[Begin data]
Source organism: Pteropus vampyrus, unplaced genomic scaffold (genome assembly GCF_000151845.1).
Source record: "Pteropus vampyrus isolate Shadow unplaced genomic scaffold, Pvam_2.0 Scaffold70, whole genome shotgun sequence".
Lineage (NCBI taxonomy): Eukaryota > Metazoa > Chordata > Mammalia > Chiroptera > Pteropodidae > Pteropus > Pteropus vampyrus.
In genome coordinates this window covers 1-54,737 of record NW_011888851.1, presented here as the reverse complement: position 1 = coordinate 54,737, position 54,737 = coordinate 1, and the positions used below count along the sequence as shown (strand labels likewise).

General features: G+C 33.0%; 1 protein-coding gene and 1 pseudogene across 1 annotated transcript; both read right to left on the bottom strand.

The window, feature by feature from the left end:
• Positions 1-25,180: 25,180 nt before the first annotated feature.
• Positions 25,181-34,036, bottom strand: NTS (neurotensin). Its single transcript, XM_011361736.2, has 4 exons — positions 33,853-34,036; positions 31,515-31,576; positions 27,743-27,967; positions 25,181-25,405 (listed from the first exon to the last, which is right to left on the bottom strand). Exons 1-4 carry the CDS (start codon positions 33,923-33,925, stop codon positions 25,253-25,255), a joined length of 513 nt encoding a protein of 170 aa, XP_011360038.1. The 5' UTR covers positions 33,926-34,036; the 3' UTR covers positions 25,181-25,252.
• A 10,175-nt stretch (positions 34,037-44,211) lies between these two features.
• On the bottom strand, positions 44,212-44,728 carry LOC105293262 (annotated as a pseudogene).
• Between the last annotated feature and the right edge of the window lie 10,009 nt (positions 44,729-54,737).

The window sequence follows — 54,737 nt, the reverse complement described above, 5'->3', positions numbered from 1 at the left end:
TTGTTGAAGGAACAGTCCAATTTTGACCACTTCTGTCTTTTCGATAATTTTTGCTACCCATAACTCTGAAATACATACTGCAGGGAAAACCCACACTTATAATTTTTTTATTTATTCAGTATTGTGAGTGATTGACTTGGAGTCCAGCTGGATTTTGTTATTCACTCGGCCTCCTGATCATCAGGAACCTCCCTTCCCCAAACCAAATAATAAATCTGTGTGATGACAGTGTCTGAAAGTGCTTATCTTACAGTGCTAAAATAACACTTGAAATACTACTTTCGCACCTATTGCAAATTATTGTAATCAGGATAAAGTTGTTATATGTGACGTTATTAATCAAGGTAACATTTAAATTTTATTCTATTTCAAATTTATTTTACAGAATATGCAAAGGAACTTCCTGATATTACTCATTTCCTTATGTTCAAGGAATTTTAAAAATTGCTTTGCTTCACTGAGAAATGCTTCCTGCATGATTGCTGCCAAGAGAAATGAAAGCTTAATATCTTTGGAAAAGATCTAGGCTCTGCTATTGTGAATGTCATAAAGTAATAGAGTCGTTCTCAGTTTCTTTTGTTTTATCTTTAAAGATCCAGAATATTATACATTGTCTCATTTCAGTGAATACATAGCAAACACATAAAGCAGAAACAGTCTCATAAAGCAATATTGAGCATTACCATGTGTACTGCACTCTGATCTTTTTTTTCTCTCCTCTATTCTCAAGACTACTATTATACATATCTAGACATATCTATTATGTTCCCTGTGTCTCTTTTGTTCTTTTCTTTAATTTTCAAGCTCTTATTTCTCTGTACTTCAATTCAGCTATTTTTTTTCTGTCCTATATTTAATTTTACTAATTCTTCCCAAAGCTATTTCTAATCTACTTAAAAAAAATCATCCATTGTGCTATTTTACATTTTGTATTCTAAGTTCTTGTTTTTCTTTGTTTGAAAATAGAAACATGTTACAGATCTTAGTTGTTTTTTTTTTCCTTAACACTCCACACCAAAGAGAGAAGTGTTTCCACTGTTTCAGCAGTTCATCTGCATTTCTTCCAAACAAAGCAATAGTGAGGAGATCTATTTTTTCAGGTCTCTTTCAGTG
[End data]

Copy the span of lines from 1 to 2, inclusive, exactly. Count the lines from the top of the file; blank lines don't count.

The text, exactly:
Source organism: Pteropus vampyrus, unplaced genomic scaffold (genome assembly GCF_000151845.1).
Source record: "Pteropus vampyrus isolate Shadow unplaced genomic scaffold, Pvam_2.0 Scaffold70, whole genome shotgun sequence".